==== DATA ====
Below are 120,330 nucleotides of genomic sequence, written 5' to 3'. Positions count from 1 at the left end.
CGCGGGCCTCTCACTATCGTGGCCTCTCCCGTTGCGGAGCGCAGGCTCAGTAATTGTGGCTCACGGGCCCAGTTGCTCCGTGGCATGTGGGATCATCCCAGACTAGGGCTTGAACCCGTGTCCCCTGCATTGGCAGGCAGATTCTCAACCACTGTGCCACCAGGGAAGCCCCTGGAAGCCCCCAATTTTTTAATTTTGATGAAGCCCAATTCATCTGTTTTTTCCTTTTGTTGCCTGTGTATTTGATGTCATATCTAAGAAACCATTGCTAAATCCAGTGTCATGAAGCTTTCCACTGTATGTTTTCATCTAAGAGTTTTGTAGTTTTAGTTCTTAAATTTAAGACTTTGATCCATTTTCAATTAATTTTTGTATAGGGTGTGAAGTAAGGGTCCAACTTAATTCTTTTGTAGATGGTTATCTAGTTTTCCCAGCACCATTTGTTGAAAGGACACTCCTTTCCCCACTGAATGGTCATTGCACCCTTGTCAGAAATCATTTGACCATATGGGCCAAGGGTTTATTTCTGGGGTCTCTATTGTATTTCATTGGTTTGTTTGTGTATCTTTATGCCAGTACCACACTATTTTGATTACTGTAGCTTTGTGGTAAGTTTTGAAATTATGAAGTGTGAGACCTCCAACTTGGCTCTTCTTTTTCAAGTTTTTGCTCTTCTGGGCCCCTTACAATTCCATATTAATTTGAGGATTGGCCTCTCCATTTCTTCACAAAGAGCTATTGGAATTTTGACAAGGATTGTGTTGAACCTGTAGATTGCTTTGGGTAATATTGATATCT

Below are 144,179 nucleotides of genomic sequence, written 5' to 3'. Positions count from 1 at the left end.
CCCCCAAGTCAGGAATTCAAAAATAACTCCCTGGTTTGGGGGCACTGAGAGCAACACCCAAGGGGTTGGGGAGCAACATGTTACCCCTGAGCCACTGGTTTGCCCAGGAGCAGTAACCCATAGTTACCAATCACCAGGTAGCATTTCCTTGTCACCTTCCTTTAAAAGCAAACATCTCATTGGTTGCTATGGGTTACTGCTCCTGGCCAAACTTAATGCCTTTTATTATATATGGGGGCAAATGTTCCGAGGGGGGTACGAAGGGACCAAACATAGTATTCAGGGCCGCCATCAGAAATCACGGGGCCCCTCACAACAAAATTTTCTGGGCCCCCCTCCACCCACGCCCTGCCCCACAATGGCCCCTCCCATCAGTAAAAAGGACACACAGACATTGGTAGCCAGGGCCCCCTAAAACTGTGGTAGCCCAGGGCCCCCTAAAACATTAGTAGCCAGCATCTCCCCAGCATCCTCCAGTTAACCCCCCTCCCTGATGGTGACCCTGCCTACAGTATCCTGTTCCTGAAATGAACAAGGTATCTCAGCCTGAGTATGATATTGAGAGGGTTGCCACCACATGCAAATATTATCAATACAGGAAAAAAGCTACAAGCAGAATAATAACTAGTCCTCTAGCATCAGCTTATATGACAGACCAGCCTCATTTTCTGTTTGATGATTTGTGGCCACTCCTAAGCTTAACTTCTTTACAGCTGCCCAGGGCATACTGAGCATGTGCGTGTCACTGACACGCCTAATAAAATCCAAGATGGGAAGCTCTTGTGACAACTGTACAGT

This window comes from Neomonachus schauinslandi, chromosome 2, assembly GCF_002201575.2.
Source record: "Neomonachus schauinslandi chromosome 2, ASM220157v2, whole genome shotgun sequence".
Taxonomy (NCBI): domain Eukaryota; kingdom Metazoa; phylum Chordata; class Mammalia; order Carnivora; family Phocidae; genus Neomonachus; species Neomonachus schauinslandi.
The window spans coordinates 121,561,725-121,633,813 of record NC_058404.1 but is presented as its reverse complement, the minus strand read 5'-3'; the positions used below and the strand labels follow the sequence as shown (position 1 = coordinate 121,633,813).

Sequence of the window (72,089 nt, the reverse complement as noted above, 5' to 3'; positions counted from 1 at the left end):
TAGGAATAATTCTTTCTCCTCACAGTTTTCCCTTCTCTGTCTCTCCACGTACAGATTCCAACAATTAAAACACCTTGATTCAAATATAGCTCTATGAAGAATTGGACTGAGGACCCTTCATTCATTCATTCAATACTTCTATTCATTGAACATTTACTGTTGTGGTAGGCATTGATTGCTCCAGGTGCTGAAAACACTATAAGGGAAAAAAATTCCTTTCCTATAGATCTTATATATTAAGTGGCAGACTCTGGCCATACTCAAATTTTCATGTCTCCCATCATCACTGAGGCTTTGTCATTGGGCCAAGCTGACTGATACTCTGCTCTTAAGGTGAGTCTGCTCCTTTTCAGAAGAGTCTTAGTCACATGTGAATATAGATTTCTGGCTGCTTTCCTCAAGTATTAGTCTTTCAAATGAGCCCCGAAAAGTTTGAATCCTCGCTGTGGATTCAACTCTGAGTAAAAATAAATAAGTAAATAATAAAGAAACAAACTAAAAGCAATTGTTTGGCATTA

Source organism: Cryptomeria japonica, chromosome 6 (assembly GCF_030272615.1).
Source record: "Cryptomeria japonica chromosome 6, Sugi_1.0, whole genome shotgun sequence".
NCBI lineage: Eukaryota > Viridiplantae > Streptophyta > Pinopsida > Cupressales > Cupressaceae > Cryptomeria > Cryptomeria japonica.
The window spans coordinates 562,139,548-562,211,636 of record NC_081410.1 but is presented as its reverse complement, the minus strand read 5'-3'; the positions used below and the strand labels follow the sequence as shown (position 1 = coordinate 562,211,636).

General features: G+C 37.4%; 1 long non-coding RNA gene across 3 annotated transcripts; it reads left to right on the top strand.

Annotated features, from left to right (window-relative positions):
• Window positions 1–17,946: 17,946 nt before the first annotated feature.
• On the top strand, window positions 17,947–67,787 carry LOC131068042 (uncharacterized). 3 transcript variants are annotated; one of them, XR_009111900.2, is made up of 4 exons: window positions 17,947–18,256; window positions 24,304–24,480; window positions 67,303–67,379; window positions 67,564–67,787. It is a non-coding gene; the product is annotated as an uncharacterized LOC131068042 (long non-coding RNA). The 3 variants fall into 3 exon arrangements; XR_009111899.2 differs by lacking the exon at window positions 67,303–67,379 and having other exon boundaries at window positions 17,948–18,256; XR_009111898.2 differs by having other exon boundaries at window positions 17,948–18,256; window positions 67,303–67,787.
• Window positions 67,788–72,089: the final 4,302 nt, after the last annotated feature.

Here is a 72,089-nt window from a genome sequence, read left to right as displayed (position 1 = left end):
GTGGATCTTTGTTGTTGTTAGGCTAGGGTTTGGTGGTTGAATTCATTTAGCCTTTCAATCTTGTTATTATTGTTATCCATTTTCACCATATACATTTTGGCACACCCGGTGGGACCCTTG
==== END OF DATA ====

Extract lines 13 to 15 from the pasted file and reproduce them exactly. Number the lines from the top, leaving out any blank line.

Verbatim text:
NCBI lineage: Eukaryota > Viridiplantae > Streptophyta > Pinopsida > Cupressales > Cupressaceae > Cryptomeria > Cryptomeria japonica.
The window spans coordinates 562,139,548-562,211,636 of record NC_081410.1 but is presented as its reverse complement, the minus strand read 5'-3'; the positions used below and the strand labels follow the sequence as shown (position 1 = coordinate 562,211,636).

General features: G+C 37.4%; 1 long non-coding RNA gene across 3 annotated transcripts; it reads left to right on the top strand.